I’ve become more and more curious about the power of algorithms. They are wonderful things that can take mind numbing hard work out of routine processes, freeing humans to do more meaningful work.
Who writes the algorithm? When you think about it, whoever writes the algorithm passes on their own worldview, biases, heuristics and experience into eternal digital form. That’s a thought.
Algorithms are normally written by engineers – people with powerful, logical brains, skilled in getting from A to B via the most direct route. It is therefore not too fanciful to imagine that the algorithms they write take on something of their creator’s psyche.
Engineers are vital to our society, and we don’t have enough of them. That said, whilst all are different, software engineers, generally speaking, are not renowned for empathy.
So, if I want to create an algorithm for a customer service interface, who should write it? – somebody with really good programming skills, or somebody with real empathy?
I came across this article from Psychology Today as I explored this idea, and it gave me real pause for thought.
There’s a view that up to half of routine jobs will be replaced by algorithms of various flavours by 2030. That’s (probably) an extreme estimate, but even if only partially correct, we will be replacing flawed, inefficient, but essentially human agents with (by definition) soulless algorithms in significant numbers.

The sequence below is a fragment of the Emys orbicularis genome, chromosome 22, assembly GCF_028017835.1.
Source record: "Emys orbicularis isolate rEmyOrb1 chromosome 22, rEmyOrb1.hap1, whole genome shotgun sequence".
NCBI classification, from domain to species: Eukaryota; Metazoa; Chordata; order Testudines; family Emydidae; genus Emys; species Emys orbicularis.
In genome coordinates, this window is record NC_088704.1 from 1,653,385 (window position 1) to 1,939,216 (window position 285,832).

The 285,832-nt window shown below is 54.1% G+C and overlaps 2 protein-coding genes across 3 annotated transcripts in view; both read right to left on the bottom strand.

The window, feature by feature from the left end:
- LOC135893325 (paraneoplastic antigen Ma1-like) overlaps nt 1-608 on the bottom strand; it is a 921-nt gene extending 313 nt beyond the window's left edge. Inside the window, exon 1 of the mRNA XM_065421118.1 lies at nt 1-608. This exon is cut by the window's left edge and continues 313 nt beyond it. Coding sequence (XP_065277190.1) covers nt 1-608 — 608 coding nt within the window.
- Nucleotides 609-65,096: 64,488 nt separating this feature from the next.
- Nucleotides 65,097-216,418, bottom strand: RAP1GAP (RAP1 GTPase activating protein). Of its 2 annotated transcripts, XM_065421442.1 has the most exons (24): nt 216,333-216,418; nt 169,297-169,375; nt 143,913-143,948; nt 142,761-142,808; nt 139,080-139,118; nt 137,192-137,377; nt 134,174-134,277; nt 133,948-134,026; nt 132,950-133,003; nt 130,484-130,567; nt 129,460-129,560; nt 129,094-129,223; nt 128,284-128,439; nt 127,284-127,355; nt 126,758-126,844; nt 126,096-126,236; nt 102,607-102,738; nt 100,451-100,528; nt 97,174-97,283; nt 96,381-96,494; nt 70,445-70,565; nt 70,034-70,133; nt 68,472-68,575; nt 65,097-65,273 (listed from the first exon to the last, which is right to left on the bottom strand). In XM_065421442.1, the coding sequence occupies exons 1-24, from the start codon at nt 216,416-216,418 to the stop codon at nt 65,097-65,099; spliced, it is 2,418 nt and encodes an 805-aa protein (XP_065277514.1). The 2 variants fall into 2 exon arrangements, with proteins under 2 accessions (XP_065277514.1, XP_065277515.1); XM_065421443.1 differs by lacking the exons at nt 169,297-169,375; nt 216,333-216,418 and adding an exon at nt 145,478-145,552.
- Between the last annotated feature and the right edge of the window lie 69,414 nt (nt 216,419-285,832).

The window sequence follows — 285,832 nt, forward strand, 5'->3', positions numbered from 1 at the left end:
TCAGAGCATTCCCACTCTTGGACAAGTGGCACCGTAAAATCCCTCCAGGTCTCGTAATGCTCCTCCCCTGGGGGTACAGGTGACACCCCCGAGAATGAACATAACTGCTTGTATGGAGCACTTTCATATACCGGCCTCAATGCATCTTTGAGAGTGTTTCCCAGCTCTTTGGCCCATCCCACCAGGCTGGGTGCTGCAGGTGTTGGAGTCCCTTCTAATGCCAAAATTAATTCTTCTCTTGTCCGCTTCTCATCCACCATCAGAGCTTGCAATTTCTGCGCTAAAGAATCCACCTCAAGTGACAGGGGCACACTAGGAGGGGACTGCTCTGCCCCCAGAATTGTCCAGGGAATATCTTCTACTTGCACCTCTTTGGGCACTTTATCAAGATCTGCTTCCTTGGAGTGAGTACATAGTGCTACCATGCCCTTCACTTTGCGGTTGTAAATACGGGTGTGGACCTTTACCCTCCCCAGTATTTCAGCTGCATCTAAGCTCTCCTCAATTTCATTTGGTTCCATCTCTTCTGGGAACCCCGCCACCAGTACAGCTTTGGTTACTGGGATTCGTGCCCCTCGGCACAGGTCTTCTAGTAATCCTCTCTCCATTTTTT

That has potential to create emotional havoc.
There’s a huge opportunity here – to combine digital efficiency with empathy and compassion. It will require however a holistic approach to design – one which better represents the way we work together as humans.
As I’ve explored this area, I’m beginning to understand that just a few seconds working with an unsympathetic (but logically efficient) algorithm can very quickly screw up a potentially good experience and relationship.
The future of brand reputation relies, I suspect, on getting the right balance between the messy human and the efficient algorithm.